Ambassador Alexander Vershbow, deputy secretary general of the North Atlantic Treaty Organization (NATO), and Juan Carlos Pinzón Bueno, Colombia’s defense minister, signed an Agreement on the Security of Information in Brussels on Tuesday. While the tailored cooperation treaty does not recognize Colombia as a NATO partner, it marks the first agreement of its kind between the Alliance and a Latin American country.
The Colombian government has faced considerable pushback from several Latin American countries including Bolivia, Brazil, Ecuador, Nicaragua, and Venezuela. The countries have expressed concern that Colombia would become a member of NATO and pose a threat to the region. Despite the allegations, Colombian President Juan Manuel Santos, Minister Pinzón Bueno and NATO itself have all insisted that membership is not the goal of the agreement. “There are no plans to establish a formal association,” a NATO spokesman said. In fact, the Alliance has explained that Colombia does not meet the geographic criteria for membership since it’s not located in the North Atlantic.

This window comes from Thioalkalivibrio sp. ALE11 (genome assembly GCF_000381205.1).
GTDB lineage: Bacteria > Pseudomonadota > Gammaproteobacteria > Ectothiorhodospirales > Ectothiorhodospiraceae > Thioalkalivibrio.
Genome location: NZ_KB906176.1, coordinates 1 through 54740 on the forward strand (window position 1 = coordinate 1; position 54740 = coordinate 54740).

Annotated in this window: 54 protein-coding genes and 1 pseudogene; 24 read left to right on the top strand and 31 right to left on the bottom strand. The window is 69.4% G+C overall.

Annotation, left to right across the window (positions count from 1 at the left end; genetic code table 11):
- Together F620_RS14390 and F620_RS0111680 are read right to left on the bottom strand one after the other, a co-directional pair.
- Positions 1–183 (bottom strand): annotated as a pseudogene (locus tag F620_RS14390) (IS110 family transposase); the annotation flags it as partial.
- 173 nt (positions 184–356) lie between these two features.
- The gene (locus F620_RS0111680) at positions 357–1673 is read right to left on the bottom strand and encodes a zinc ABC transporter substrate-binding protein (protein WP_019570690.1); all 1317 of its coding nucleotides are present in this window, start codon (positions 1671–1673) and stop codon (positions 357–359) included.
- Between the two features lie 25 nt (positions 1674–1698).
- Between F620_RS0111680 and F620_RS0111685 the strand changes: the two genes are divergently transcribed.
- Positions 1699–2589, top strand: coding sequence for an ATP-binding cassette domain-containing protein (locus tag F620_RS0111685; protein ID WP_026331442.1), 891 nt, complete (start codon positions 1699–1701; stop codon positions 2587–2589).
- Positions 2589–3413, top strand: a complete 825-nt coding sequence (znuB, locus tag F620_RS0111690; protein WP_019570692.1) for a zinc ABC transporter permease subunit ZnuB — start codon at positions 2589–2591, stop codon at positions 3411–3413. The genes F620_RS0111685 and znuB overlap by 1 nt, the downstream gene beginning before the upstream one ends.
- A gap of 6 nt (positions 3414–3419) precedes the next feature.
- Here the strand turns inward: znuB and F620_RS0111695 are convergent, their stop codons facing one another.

Instead of membership, the agreement focuses primarily on consultation and cooperation, specifically when it comes to security. “What we seek is to learn from NATO and to share our experience in the fight against drug trafficking, terrorist groups and other crimes committed by transnational crime organizations,” Pinzón Bueno said. Prior to agreement, only two Latin American nations had formally partnered with NATO. Both Argentina and Chile participated in the Stabilization Force in Bosnia-Herzegovina, and Argentina was also involved in the Kosovo Force peacekeeping mission.